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Japan bishops finalize Ave Maria text

July 5, 2011

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Recently, on the first day of their 2011 Ordinary Plenary Assembly, the Catholic Bishops’ Conference of Japan (CBCJ) formally endorsed a new, colloquial translation of the “Hail Mary” in colloquial Japanese. This new version replaces a previous colloquial version introduced in 1993. The new prayer’s formal Japanese name is Ave Maria no Inori, or “The Ave Maria Prayer.” A first draft of this translation underwent a nationwide trial period of provisional use from December 8, 2010, to March 25, 2011. During that time, 446 people contacted the CBCJ with their opinions. In response to some questions and concerns that formed part of this feedback, the CBCJ recently issued a guide to the revised prayer on its website. That document highlighted nine features of the translation and offered the rationale for the translations used in each. Here is the final text of the prayer in Japanese, with the official Latin and English texts provided in parallel for reference. Each numbered passage has accompanying notes summarizing the most important clarifications offered in their guide.
Latin Japanese English
? Ave Maria, ? gratia plena, ? Dominus tecum. ? Benedicta tu in mulieribus, ? et benedictus fructus ventris tui, Iesus. Sancta Maria, Mater Dei, ora ? pro nobis peccatoribus, nunc, et in hora mortis nostrae. Amen. ? Ave, Maria, ? megumi ni michita kata, ? Shu wa anata to tomo ni oraremasu. ? Anata wa onna no uchi de shukufuku sare, ? go-tainai no on-ko Iesu mo shukufuku sarete imasu. Kami no haha Sei Maria, ? watashi-tachi tsumi-bito no tame ni, ima mo shi o mukaeru toki mo, o-inori kudasai. Amen. ? Hail Mary, ? full of grace, ? the Lord is with thee. ? Blessed art thou among women, ? and blessed is the fruit of thy womb, Jesus. Holy Mary, Mother of God, pray ? for us sinners, now and at the hour of our death. Amen.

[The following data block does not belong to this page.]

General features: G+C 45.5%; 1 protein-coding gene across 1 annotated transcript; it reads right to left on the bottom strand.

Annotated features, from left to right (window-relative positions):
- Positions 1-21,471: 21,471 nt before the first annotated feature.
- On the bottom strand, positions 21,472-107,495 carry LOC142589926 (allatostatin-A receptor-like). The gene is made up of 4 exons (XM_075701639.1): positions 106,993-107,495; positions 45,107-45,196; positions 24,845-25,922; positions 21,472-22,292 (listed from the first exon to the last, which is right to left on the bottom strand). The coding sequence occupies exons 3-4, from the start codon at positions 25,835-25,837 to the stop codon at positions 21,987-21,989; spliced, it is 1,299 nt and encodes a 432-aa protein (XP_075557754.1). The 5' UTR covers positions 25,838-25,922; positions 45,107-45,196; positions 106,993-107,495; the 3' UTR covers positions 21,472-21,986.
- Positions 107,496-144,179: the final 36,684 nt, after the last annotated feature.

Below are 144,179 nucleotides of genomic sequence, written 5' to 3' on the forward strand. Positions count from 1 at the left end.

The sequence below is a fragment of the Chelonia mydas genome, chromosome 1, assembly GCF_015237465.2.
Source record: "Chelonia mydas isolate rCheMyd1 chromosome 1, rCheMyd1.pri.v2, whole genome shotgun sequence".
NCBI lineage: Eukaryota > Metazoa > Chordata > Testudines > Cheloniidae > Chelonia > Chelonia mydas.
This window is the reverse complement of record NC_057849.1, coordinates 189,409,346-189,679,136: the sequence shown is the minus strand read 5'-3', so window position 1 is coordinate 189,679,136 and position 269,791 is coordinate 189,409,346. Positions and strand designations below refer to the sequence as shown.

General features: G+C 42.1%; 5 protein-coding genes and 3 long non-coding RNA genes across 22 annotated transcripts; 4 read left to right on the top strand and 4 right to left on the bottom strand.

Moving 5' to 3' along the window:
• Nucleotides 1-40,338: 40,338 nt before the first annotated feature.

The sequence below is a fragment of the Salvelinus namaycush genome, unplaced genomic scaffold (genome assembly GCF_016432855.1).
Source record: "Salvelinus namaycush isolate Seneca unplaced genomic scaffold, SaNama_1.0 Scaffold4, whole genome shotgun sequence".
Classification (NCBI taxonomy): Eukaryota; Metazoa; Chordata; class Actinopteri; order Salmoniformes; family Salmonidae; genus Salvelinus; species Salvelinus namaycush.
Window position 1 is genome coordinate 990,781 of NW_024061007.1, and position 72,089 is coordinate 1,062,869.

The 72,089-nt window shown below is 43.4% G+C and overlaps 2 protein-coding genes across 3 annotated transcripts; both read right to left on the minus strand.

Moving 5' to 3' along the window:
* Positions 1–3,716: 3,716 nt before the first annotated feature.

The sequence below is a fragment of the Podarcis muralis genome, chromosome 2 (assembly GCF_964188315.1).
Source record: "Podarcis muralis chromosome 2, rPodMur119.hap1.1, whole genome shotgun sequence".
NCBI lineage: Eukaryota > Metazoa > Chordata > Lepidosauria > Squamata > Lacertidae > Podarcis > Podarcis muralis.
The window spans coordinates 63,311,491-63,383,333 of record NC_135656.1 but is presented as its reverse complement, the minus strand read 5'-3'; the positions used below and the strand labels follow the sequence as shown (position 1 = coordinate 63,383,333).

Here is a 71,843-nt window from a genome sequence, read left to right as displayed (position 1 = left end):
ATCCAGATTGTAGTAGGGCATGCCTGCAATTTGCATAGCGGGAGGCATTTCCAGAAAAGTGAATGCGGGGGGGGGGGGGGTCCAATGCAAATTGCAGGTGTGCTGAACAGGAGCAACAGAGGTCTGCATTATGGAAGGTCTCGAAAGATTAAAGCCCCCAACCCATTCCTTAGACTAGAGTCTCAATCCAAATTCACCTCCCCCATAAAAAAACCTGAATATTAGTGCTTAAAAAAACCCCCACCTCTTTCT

? Ave, Maria The Latin prayer begins with the greeting, Ave Maria. Among Japanese translations of the Bible, this is translated using phrases such as omedeto (“Congratulations”) or yorokobinasai (“Be joyful”). However, there have long been objections that, in many situations when the Rosary is prayed, such as at a deathbed or during a vigil ceremony, it would be awkward to pray “congratulations” or “be of good cheer.” The phrase Ave Maria is already well-established in people’s minds, even outside the realm of Christianity, through the names of songs and the like. Therefore, the CBCJ opted to retain the opening words of the Latin original in the Japanese, as they had for the provisional translation. ? megumi ni michita kata The previous official colloquial translation from 1993 used the Japanese phrase megumi afureru, (“brimming over with grace”), but has been revised in this translation to use the verb michiru, (“to be full”), as a more faithful translation of the Latin. During the provisional phase, some felt that this would not capture the fact that Mary was filled with grace by God, but this phrase was ratified as-is out of consideration for ease of recitation and with the confidence that the possibility of misunderstanding is small. ? Shu wa anata to tomo ni oraremasu Some wondered whether the verb orareru, which is an honorific form of an alternate version of the standard Japanese verb iru, “to be,” was grammatical. However, the legitimacy of the form was confirmed with Japanese linguistic specialists and preserved in the prayer’s final text. ? Anata wa onna no uchi de shukufuku sare Until now, the official Japanese Hail Mary contained the passage, Shu wa anata o erabi, shukufuku shi (“The Lord chose you and blessed you”). It has been observed that the Latin phrase in mulieribus (“among women”) was not reflected in this rendition. The older translation also shifted the grammatical subject from Mary in the Latin to the Lord God in the Japanese. Finally, in the phrase Shu wa anata o erabi (“The Lord chose you”), the verb erabu (to choose) represents and addition not present in the Latin original. Some objections were raised to the use of onna instead of josei, which both mean “woman” but of which the latter is considered most appropriate in modern rules of Japanese usage. Nevertheless, the CBCJ decided to leave the original, onna, in the final translation. ? go-tainai no on-ko Iesu mo shukufuku sarete imasu The 1993 translation rendered the Latin fructus ventris tui (“fruit of your womb”) as simply anata no ko (“your child”). To capture the Latin ventris (“womb”) explicitly in the new translation, go-tainai no on-ko (“the child within your womb”) was selected instead. Some felt that the word tainai (“inside of the womb”) seemed like too much like medical technical terminology, but no adequate substitute could be found. It is true that a literal translation of fructus (“fruit”) would be either mi or kajitsu, but because this would be utterly foreign as an element of a Japanese prayer, the CBCJ adopted on-ko (“child”) instead. ? watashi-tachi tsumi-bito no tame ni The provisional translation retained the 1993 phrase tsumi-bukai watashi-tachi no tame ni (“for us, deeply sinful”). After some reconsideration about the difference between tsumi-bukai (“deeply sinful”) and tsumi-bito (“sinners”), the CBCJ revised the text to watashi-tachi tsumi-bito no tame ni (“for us sinners”) to be closer to the Latin pro nobis peccatoribus.
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